Google Open Fiber promises rock-solid reliability, competitive pricing, service choice and speeds of more than 1 gigabit per second. With that capability, each of us has the potential to create new and innovative breakthrough services in technology, health care, medicine, business, entertainment, games and in every conceivable field directly from our homes, garages, offices and businesses.
To merit this Google investment, each of us must make it clear to Google that their proposal is welcome. Simply click tinyurl.com/iWantGoogleFiber and fill in the blanks.
Do it now, the deadline for submissions is March 26.
Help and further information is available at: iPaloAlto.com.
Joe A. Villareal
In Mayor Pat Burt's "State of the City" address he enthused about all the money Palo Alto can make from so-called red-light cameras. Actually they're "yellow light" cameras because they're only profitable when yellow lights are short-timed (usually three seconds). When they're timed properly (around four seconds) the number of infractions plummets permanently, making the cameras lose money, as both the Texas and Virginia departments of transportation discovered (see www.highwayrobbery.net).
As for public safety, those horrendous crashes we read about aren't caused by people trying to beat a yellow light by milliseconds (the norm for red-light camera tickets). They're caused by people completely ignoring the stoplight, roaring through intersections an average of five seconds after the light turned red. Which means the purpose of these cameras is overwhelmingly revenue, not safety. And it's easy to prove. Just install the cameras with four-second yellow lights and see what happens.
But even if they were profitable, it subverts the very idea of justice to treat our police department as a profit center. That's like Third World countries where cops routinely shake down civilians. Such practices ruin public respect for the law. And those whopping fines come out of citizens' discretionary spending. Yellow-light cameras redistribute income from citizens and local retailers to city employees and an Australian company.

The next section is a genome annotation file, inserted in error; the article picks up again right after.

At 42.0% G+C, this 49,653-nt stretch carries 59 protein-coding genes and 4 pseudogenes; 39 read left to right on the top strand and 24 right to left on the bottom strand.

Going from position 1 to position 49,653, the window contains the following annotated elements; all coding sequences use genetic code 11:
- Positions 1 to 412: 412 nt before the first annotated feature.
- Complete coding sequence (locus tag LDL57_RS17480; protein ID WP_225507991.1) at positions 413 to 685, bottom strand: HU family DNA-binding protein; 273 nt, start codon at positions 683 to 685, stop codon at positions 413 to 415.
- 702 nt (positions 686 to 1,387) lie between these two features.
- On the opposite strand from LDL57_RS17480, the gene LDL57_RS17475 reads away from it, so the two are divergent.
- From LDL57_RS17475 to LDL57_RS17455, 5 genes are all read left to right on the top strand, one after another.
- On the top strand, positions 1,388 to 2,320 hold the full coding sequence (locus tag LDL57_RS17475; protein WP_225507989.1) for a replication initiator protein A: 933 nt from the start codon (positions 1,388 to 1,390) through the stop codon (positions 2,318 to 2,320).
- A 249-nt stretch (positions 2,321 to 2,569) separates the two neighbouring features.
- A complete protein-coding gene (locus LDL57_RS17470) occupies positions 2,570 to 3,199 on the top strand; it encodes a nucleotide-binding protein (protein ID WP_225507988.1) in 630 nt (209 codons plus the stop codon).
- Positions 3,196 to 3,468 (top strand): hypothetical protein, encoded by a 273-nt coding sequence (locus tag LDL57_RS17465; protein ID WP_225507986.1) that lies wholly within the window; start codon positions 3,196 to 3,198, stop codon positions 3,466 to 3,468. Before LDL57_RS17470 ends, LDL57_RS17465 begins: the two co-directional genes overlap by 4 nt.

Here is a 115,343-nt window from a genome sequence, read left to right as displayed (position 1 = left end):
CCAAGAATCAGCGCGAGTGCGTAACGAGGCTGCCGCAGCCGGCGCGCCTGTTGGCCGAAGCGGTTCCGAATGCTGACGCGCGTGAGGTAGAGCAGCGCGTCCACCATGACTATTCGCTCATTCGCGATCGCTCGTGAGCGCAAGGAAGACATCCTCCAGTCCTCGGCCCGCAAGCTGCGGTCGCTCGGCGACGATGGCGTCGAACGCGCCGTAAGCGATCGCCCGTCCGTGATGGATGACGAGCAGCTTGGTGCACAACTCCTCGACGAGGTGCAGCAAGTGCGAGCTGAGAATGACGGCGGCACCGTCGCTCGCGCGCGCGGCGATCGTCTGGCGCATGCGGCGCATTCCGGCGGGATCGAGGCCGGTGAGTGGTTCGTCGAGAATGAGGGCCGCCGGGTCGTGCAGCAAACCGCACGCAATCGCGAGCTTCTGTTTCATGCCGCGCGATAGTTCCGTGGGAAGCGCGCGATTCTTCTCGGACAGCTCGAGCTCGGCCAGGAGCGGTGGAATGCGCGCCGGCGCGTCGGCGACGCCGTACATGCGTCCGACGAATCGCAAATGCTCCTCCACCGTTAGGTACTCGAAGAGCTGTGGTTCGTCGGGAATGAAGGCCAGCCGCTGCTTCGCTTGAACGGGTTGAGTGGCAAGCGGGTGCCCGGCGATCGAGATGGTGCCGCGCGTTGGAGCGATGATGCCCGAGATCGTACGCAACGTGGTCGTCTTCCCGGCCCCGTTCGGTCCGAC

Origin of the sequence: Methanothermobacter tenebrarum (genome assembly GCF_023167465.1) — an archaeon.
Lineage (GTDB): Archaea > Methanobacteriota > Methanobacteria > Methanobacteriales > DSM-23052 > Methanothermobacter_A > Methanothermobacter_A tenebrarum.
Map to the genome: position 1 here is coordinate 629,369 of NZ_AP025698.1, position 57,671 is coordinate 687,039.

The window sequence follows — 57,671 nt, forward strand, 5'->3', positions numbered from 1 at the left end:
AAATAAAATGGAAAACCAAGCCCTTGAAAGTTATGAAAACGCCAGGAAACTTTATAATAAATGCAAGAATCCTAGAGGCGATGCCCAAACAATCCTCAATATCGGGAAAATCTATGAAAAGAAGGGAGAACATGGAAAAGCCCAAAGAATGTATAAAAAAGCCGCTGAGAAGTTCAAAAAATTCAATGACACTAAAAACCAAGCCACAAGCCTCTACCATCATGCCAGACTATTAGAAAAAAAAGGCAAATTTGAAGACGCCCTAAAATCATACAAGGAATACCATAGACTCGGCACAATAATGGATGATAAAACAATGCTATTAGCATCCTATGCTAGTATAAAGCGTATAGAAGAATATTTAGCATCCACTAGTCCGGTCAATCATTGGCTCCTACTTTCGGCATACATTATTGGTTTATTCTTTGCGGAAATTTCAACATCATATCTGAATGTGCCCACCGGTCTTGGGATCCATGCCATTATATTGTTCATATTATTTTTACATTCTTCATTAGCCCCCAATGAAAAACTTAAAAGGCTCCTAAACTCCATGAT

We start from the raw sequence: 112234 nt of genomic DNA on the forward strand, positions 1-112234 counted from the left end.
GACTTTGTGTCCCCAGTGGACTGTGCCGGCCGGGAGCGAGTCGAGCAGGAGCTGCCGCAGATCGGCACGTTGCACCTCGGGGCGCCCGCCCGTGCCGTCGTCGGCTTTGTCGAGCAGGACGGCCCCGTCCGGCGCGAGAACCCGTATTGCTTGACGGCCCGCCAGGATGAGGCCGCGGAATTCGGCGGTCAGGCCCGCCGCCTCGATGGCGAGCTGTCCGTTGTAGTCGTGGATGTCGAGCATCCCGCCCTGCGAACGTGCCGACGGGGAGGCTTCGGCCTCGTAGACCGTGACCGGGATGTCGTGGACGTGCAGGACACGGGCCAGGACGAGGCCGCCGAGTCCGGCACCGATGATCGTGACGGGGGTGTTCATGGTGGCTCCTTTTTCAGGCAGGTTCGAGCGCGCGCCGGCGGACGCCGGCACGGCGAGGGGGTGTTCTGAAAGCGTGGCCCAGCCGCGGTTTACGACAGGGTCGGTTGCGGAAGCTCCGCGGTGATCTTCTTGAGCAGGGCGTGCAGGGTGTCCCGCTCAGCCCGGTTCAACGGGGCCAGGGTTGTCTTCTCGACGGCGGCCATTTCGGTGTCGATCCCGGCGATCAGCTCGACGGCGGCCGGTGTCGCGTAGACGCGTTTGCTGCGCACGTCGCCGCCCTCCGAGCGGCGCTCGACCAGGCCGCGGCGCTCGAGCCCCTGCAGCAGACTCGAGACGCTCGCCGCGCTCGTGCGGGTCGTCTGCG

Mayor Burt doesn't seem to grasp how immoral his statements are. Our deficit stems from paying city employees vastly more than comparable private-sector workers. Fix that first.
San Antonio Road
I have been following the discussion around the future of Palo Alto's composting facility with keen interest.
I believe that the anaerobic-digesting process is worth pursuing wholeheartedly. It promises to earn the city money, produce biofuels or electricity to power vehicles or buildings, reduce trucking of compost and municipal and dried effluent waste, and conserve the currently used gas burned for sewage sludge incineration.
I understand that siting seems to be an issue, but fully agree with Walter Hays' remarks (published recently in two local papers) that the greatest good for the greatest number for the longest run would be to have the parkland be a tad smaller or even include the green roof of the building as part of the park, with the added benefit of being able to emphasize Palo Alto's contribution to a livable future through interpretive signs and the wonder of standing atop a hidden facility.
If Palo Alto pursues this sensible solution, we could be at the cutting edge of sustainable waste and energy management and poised to lend our experience and leadership to communities worldwide.
I hope we keep these thoughts under consideration as we go forward in discussing the future of our composting operations.